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Concerned about the future of the company, a small business owner hired as a cost management consultant.  Her company has “a chain of small local operations that support larger caters of special events.” The key issue at hand is that in this particular industry, competition is steep. The client wants to know just how low she could reduce prices without losing money. In any competitive industry, business owners need to strive to obtain a competitive advantage in order to remain relevant but since the key objective of a running a business is to generate profit. Whatever strategy a manager adopts for his company should not result in a loss. The worse case scenario should be to break even. Breaking even means returning a (gross) profit of $0 and loss of $0 simultaneous (Holtzman, 2013). Any revenue generated above the break-even point will result in a profit. In order to determine the break-even point for this business, I will use the financial data provided by the client to conduct a Cost Volume Profit (CVP) Analysis.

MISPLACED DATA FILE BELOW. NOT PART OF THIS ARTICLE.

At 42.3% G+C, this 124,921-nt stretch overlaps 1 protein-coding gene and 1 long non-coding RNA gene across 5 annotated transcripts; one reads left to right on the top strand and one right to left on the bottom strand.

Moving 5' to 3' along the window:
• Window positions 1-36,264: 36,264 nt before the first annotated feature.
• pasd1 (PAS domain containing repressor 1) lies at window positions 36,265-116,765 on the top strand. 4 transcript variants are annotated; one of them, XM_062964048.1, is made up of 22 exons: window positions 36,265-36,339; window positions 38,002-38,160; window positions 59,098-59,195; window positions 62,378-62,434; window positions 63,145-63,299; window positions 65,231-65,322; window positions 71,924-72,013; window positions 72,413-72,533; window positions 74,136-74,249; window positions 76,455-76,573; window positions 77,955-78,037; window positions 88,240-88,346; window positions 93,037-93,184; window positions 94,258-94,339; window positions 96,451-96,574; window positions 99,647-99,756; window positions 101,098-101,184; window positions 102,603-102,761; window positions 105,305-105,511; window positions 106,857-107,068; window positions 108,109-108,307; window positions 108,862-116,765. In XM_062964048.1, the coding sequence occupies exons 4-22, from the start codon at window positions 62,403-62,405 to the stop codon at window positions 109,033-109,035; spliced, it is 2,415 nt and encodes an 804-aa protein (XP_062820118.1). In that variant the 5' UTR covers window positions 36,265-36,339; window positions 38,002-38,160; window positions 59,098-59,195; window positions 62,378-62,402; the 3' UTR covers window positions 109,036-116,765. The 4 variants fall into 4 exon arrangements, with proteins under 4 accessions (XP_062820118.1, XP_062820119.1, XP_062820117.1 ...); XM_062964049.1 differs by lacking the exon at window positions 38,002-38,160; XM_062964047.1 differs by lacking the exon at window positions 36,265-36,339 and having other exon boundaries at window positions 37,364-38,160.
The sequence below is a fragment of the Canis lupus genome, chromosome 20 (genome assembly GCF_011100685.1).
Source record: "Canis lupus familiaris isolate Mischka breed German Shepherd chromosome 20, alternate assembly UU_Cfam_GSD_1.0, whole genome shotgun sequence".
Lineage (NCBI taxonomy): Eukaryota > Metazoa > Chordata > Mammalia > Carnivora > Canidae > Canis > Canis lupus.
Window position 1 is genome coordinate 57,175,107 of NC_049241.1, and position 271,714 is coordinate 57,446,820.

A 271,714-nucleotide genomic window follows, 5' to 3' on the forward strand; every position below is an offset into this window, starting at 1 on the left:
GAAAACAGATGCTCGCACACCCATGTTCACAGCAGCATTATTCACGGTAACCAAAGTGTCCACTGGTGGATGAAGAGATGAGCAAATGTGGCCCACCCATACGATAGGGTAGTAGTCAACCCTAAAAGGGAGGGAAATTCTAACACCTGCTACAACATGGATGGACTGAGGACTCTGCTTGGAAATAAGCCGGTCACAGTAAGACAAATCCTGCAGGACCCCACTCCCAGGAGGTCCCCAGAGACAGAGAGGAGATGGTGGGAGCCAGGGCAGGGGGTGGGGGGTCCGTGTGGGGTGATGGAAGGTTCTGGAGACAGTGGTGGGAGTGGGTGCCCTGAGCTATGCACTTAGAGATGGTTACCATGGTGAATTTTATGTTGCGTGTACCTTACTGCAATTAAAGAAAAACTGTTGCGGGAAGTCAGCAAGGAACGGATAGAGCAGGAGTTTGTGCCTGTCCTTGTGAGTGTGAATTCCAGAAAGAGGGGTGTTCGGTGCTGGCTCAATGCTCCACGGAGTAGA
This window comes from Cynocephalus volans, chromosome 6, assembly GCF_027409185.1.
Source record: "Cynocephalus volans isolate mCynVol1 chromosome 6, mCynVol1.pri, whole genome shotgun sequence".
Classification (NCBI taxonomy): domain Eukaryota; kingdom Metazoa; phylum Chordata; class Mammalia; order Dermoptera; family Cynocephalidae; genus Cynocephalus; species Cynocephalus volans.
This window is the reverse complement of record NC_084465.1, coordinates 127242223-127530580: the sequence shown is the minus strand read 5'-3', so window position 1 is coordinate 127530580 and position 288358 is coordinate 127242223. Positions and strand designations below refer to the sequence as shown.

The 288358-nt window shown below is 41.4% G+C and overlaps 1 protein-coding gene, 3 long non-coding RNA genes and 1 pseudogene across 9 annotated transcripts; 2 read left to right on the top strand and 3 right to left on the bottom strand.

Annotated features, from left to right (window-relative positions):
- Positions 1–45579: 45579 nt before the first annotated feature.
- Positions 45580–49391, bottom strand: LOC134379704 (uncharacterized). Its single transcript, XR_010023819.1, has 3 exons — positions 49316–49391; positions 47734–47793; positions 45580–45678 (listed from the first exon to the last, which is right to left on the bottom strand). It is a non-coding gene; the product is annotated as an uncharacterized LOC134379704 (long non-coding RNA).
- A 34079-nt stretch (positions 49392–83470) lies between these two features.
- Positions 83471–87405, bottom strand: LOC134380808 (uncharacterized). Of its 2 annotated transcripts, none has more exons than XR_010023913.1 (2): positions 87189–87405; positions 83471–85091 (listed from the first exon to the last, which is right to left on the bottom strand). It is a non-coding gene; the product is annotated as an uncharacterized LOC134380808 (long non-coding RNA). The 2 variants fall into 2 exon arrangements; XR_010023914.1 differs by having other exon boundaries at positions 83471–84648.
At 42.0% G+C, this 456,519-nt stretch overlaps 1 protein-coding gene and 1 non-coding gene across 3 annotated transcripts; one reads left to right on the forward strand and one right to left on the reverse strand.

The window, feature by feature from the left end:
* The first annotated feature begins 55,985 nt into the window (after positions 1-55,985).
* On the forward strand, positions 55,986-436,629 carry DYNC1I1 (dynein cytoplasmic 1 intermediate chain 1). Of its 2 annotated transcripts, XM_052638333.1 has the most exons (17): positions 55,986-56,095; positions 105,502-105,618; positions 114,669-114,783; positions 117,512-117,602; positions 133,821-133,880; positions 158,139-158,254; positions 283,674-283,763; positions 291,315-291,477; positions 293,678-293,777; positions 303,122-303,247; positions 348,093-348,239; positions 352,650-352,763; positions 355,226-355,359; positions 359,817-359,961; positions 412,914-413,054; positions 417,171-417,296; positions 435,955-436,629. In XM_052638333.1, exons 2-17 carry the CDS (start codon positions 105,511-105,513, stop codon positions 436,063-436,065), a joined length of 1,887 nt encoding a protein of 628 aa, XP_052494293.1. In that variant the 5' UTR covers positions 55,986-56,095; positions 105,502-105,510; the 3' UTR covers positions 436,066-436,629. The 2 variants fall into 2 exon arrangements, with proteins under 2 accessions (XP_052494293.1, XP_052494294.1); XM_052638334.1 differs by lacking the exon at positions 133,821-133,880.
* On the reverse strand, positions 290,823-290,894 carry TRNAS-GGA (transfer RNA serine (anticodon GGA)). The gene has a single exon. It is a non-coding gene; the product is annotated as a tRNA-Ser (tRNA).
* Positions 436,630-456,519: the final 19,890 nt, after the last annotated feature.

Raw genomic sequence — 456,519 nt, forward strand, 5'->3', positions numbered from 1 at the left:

CVP is a managerial accounting tool that is used to explore the relationship between sales volume, cost of production and profit to assist managers with planning and decision making (Jones, Atkinson, & Lorenz, 2012). Effectively, the technique allows managers to explore how changes in one element will impact another. Before delving into CVP calculations, I will begin my analysis by listing and grouping the companies expenses into fixed and variable components and then calculate the total costs of providing service per event. It very important for accountants to spot cost into the categories of fixed and variable costs because these costs behave differently with production activity and they each have a different impact on gross profit (Holtzman, 2013). Managers can leverage this information to improve productivity of their business processes and increase gross margin (Holtzman, 2013).